Similarly, when we handle a 3D cube in our 3D space, we find that it has an inside and an outside: you cannot reach inside the cube without first breaking through one of its 6 outer faces. And while 3D space affords us many ways to rotate the cube, there is no way to rotate it "around a plane" -- that's a 3D impossibility. However, if this same cube were immersed in 4D space, then things would be different. What we imagine to be its inside now becomes exposed to someone who has access to 4D. A 4D person could reach into (what we think is) the inside of the cube without passing through its 6 faces. The cube could also now rotate "around a plane" -- in a direction that we 3D people cannot perceive nor reach. The cube itself hasn't changed -- these are only the effects of the extra dimension of space that it can now access.

"Vacuously, in a square there is only 1 square that contains a given edge. In a cube, every edge is shared by 2 squares. In a tesseract, 3 squares meet at every edge. Taken pairwise, squares through the same edge define three cubes. Detecting the three cubes seems akin to shifting a view point when observing the Necker cube."

In the context of the page you linked to, the author here is talking about a particular projection of the tesseract, in which one is trying to identify where each of its 8 cells are. The Necker cube illusion here isn't strictly a Necker cube illusion, but a shift in viewpoint because we're trying to "see" cubes that are oriented in 4D space, which causes them to appear in a strange orientation on the screen because normally in 3D, cubes can't have those kinds of orientations. Their actual orientation is actually fixed; there is no real illusion here other than the artificial effect produced by our inability to see them in 4D.

"I found this observation useful when playing with the applet below. What is it about? Travelling in 4D may have a milder effect on a 3D body than turning it inside out. It may only change its orientation."

According to the context of the original page, the author is talking about the possibility of a 3D object getting flipped into its mirror-image in 4D. This is a purely mathematical device -- and comes from an early realization by Möbius, I believe it was, who realized that one could flip a 3D object into its mirror-image by a rigid rotation if only one could access a 4th dimension of space. This is similar to the idea of taking a 2D figure, say the letter R, and flipping it into Я. You can't do this in 2D, because no 2D rotation can do such a flip. But if you could rip the R out of the page, so to speak, then you could spin it around in 3D into Я and then stick it back onto the page.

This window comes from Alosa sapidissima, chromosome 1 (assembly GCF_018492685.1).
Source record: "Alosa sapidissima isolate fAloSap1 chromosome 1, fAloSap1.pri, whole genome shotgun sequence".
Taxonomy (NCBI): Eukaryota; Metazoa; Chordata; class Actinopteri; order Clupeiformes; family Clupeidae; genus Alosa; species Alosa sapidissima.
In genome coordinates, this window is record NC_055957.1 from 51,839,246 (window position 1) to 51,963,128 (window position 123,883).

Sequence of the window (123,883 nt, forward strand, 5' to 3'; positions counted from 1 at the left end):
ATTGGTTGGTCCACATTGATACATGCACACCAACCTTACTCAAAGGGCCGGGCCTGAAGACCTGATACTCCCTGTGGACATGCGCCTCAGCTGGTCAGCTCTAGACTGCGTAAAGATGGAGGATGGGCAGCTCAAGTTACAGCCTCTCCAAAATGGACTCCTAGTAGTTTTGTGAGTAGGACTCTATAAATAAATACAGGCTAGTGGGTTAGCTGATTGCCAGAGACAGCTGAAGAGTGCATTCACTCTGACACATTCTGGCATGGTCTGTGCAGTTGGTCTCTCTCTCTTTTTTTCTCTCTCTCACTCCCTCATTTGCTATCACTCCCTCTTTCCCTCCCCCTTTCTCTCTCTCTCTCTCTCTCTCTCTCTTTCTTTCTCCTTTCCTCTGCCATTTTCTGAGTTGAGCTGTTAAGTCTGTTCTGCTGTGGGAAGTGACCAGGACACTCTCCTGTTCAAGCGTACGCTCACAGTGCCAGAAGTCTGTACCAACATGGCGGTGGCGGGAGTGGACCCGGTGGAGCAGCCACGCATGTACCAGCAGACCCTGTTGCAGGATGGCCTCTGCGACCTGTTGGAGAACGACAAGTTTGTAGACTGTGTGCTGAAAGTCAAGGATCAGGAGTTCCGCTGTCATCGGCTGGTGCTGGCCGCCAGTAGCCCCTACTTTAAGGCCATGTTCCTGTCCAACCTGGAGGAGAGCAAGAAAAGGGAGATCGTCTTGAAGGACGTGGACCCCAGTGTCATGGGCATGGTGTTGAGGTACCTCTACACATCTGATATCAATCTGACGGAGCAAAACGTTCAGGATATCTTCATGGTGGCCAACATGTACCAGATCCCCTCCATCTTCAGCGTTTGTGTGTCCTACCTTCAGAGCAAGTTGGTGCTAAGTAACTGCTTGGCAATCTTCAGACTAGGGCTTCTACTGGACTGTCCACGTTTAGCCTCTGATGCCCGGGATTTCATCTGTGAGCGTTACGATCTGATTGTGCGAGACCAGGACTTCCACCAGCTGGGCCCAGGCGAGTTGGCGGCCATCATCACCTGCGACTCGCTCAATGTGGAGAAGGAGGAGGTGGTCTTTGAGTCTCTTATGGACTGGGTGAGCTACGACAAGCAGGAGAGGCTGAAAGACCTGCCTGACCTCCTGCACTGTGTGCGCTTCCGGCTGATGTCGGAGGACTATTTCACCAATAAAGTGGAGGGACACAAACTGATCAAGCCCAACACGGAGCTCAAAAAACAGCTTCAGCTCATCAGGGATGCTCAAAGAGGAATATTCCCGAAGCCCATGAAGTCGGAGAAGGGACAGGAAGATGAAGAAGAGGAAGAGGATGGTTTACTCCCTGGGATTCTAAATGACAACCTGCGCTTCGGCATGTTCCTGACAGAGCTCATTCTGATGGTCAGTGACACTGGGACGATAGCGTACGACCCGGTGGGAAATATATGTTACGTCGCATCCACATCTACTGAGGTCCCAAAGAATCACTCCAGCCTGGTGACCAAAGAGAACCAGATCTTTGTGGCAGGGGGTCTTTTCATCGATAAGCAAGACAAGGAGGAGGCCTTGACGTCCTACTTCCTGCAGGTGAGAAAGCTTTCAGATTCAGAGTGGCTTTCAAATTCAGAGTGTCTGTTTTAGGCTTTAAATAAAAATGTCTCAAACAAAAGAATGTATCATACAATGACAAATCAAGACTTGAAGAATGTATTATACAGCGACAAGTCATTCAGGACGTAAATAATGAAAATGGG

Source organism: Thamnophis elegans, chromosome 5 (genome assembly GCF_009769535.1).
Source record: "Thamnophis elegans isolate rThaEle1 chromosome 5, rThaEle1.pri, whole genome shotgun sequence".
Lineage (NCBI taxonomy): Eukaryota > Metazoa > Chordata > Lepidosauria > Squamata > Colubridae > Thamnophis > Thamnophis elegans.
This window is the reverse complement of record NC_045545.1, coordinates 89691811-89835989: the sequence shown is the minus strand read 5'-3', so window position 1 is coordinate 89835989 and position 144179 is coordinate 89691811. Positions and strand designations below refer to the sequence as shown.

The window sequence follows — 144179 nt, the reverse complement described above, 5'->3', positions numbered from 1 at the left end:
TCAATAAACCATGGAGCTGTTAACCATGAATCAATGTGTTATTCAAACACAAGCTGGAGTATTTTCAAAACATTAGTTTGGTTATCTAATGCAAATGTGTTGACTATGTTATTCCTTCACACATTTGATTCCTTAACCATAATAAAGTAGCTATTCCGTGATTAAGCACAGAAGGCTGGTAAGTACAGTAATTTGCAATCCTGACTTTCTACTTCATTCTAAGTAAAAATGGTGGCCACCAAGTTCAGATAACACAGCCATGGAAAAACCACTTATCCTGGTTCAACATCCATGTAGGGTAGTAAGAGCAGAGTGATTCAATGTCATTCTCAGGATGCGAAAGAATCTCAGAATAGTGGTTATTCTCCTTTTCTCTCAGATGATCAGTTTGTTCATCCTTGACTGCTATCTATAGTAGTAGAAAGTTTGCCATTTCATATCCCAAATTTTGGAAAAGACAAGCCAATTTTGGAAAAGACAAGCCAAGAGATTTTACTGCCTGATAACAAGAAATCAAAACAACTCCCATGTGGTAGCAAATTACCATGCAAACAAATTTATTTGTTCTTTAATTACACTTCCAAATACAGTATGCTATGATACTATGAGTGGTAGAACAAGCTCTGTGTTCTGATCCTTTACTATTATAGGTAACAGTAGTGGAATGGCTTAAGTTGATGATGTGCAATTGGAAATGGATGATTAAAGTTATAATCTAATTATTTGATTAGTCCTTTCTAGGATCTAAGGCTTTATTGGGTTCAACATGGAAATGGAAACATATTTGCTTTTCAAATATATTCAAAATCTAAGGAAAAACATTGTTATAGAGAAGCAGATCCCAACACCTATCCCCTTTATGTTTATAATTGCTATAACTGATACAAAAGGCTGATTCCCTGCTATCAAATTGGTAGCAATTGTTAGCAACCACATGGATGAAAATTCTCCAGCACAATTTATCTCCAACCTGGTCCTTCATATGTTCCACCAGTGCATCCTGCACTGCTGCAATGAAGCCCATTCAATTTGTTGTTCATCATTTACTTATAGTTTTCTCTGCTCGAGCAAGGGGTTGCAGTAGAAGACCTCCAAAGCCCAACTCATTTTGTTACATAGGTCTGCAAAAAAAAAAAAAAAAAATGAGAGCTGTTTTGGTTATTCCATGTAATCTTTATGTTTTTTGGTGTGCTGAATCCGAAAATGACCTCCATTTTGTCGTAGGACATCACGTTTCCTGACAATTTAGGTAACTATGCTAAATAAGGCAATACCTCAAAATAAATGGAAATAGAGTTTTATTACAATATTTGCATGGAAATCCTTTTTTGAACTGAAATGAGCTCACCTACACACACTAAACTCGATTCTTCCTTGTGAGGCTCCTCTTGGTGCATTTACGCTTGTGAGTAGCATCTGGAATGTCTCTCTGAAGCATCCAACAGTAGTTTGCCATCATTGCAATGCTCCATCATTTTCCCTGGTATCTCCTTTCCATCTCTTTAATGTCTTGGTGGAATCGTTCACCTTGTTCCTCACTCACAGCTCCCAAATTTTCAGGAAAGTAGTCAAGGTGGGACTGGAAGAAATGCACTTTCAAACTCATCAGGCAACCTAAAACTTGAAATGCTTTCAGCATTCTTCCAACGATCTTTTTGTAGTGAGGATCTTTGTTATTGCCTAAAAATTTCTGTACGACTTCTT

This says nothing about the physical possibility of flipping, of course: it's merely a mathematical device to illustrate the difference between 2D and 3D, or 3D and 4D. If we really could flip through 4D space, then what happens if we don't perform the full 180° rotation required by the orientation flip, but only a 90° rotation? Then we'd be staring off into the 4th direction, and be in neither orientation! And what about if we got interrupted before we get to the 90° point, say somebody startled us and we're left stuck at 36° from the 3D hyperplane? Now we'd be staring off into 4D in a diagonal direction, and as soon as we tried to move in any of the familiar 3D directions, we'd leave the 3D universe altogether. Since we have no idea how to navigate in 4D space, we'd quickly get lost and be unable to return to the 3D universe -- because even if we did manage to find where it is, we wouldn't know how to rotate ourselves into the right orientation to fit back in!

There's also the question of what we'd see while in the middle of a 180° rotation through 4D that flips our orientation. Clearly, if we really were undergoing such a rotation, then our line-of-sight would be outside the 3D hyperplane between the time that we start the rotation at 0° and the time that we end the rotation at 180°, and so we'd be looking off into 4D space somewhere from 1°, 2°, ..., to ... 178°, 179°. Obviously such a thing would be an absolutely fantastical visual experience of seeing things that don't exist in the 3D universe, and I'd say we'd totally notice it if this happens! Now I can't speak for anybody else, but at least I've never experienced such a thing before, and I'd say that if somebody doesn't experience such a thing, then in all likelihood there isn't any 4D rotation taking place, but it's probably something else.

Also, if somebody was looking at you while you're performing a rotation through 4D, they'd see your body morph and warp in an impossible way, and I'd say they'd totally freak out! Moreover, they won't be any less freaked out after you return to 3D, because they'd see that you've just turned into your mirror-image -- your left hand is now your right hand, and vice versa, and the writing on your shirt has flipped into its mirror-image. (Of course, if I wanted to mess with you, I could secretly swap my wedding ring to my right hand and swap my shirt with another one that has all the writing custom-printed backwards, and perhaps apply some cosmetics to cover up the scar on the right side of my lip and paint its mirror image on the left side, etc.. But I wouldn't be able to do that Terminator morphing thing that a true 4D rotation could do to my body, and I might have forgotten to switch my shoelaces so the kink in the right lace is still on my right shoe, so I probably won't be able to keep up the deception for very long. :P )